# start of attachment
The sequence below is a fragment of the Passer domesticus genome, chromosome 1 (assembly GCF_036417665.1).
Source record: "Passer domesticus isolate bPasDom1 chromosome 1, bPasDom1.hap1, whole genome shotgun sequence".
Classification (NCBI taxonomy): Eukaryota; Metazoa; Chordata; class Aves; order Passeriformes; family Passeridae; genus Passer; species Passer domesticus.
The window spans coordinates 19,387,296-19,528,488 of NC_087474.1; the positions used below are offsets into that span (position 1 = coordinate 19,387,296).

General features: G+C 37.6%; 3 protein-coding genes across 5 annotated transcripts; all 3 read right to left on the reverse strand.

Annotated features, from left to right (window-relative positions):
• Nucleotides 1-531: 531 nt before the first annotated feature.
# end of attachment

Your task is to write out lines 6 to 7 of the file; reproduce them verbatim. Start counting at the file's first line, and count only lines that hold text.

Annotated features, from left to right (window-relative positions):
• Nucleotides 1-531: 531 nt before the first annotated feature.